By Dev Nadkarni
What would New Zealand rugby be without its star players of Pacific Island origin? For decades now, the Pacific Islands have provided Kiwi rugby teams with a continuous stream of talent that has given them an undeniable cutting edge. This has often come at great cost to the national teams of the players’ countries of origin.
Besides, New Zealand has strong historic ties with the region and an involvement that has been long and deep enough for a United States diplomat to have publicly said that the US needed New Zealand’s eyes to view the Pacific while mapping out its geopolitical strategy in the region.
The decision to set aside resources and train the arc lights on the islands in the run up to what is billed to be the biggest ever event hosted in New Zealand, has understandably come with enthusiasm from the government. The plans it has laid out to showcase the islands go well beyond promoting them as pretty and exotic tourist destinations – for the first time they are being packaged as attractive investment options.
Rarely if ever before have the islands collectively had the opportunity to get so much of the world’s attention all in one place at one big event in the region. The Shanghai expo last year did afford the islands a similar opportunity, with a sprawling pavilion – reportedly the third biggest at the show – but that was outside the region and catered to a far more diverse audience. It is also debatable what tangible benefits the islands gained from that participation, which highlighted mainly their tourism and cultural aspects.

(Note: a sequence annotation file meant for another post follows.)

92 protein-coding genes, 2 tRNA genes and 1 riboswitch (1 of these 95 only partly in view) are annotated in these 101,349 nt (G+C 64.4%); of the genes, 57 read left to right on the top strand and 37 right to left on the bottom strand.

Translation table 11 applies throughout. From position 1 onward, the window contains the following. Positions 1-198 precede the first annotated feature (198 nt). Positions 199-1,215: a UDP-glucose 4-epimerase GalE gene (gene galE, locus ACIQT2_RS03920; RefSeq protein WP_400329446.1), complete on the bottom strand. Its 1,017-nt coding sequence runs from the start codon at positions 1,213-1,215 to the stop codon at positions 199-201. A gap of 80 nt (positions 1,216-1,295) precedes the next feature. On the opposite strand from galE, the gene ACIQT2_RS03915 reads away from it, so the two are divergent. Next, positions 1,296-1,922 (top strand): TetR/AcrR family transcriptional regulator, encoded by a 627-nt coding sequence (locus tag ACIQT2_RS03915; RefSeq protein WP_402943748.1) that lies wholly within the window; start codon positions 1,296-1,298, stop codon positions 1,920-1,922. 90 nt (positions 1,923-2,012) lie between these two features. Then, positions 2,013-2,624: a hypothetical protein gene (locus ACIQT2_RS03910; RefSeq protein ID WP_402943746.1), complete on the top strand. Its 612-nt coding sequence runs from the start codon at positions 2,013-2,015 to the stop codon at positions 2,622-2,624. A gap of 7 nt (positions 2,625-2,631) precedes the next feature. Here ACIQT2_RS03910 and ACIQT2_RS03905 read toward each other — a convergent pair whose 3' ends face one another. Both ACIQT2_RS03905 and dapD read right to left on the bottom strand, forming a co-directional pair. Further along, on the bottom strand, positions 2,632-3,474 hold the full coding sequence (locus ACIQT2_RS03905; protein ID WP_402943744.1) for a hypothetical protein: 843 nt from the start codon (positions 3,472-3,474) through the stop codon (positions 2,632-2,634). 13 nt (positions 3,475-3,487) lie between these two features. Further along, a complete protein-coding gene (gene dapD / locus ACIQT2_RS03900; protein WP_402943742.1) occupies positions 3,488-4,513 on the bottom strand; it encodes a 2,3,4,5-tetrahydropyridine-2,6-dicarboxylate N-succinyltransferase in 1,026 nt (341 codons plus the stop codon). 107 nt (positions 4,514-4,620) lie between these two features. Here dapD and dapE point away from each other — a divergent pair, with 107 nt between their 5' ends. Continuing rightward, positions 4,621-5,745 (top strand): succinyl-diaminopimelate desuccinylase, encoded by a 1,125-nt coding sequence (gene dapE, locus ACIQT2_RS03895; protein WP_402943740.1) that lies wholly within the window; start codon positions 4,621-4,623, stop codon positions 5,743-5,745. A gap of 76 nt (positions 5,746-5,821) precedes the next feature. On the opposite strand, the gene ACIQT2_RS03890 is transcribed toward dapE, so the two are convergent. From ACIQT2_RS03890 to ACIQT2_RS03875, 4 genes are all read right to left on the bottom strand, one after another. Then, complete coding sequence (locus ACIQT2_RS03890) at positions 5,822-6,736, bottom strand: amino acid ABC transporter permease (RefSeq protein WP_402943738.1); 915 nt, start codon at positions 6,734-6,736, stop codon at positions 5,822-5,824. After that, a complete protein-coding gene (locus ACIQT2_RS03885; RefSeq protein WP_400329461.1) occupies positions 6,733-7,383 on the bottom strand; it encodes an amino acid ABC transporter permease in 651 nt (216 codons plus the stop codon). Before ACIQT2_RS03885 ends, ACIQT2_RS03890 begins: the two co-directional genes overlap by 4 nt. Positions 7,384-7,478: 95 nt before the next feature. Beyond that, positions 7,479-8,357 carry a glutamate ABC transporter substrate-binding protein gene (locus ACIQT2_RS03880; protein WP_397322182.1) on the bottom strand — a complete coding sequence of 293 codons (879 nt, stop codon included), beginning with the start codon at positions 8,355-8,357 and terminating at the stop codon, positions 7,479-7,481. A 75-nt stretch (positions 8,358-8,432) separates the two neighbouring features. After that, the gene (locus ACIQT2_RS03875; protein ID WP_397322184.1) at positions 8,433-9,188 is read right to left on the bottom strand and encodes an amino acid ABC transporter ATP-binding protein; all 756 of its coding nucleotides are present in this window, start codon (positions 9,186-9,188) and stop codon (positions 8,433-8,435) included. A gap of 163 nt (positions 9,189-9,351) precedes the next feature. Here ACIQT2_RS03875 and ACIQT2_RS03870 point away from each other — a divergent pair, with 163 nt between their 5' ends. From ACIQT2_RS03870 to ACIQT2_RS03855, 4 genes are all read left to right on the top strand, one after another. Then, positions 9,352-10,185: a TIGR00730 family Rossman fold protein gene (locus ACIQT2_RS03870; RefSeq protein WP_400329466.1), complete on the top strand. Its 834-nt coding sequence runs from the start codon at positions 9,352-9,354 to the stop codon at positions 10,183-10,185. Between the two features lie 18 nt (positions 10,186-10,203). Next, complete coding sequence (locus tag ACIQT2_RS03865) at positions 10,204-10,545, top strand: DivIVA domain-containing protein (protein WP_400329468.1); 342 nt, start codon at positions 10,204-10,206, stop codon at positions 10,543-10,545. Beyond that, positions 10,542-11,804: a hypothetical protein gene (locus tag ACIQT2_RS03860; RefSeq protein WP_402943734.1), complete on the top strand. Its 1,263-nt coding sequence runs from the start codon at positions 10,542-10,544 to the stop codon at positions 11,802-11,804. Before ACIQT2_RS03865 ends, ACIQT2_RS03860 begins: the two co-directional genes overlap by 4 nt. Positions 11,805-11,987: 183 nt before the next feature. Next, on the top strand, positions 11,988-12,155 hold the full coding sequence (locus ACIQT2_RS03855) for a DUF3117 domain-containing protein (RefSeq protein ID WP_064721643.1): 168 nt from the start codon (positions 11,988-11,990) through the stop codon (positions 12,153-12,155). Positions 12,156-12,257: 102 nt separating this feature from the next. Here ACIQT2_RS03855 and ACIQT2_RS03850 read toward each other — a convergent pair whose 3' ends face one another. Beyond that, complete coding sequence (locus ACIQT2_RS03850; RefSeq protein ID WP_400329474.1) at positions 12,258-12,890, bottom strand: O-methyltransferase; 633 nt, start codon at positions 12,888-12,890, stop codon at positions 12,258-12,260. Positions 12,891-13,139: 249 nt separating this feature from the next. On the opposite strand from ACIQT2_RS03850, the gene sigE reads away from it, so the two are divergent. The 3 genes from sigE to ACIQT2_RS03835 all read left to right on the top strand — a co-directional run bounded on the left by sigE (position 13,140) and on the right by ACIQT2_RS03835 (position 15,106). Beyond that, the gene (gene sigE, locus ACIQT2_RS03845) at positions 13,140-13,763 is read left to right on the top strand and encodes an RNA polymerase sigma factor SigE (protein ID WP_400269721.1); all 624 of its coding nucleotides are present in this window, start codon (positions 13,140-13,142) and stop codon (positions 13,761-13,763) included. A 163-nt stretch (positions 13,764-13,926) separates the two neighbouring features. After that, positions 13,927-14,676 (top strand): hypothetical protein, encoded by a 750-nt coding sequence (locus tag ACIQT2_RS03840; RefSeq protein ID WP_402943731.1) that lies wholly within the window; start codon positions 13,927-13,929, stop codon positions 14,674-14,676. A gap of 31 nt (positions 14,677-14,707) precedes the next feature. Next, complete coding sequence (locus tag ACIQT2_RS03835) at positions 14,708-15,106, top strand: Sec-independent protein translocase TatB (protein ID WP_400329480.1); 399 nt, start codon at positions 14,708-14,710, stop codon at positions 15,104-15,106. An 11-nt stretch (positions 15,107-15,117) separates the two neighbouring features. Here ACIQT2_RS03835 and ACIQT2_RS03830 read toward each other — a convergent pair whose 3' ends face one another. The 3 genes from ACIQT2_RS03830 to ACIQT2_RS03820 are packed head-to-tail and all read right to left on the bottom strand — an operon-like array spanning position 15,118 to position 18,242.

After months long debate on “party central” – a venue that would be a magnet for the more than 100,000 visitors (30,000 each from Europe and Australia; 5000 from South Africa; 7000 from the Americas) expected to descend on Auckland during the games held in the city, the government finally decided on a huge structure on the city’s picturesque waterfront.
An innovatively designed structure made of steel, wood and PVC in the shape of a long white cloud (which is what Aotearoa, New Zealand’s Maori name means) is in an advanced stage of completion at the city’s Queen’s Wharf. Called “The Cloud”, the 3400 square metre covered area has the capacity to comfortably hold 6000 people. The Cloud is expected to become a major hub of activity, with a full programme of events scheduled for the 45 days of the tournament.
Last month, New Zealand’s Minister for Foreign Affairs and Trade and Rugby World Cup Minister Murray McCully revealed plans for a “Pacifica showcase” planned around the event. A team headed by the New Zealand government co-funded Pacific Cooperation Foundation has been tasked with coordinating the programme.
Pacific Cooperation Foundation Chairman Peter Kiely revealed that The Cloud’s 443 square metre atrium, would as part of the programme, showcase cultural performances by Pacific Island artistes from across the region. Areas adjacent to the atrium will also display products and services from around the islands region, during the time allocated to the region (a range of other displays and programmes have been planned for the duration of the tournament).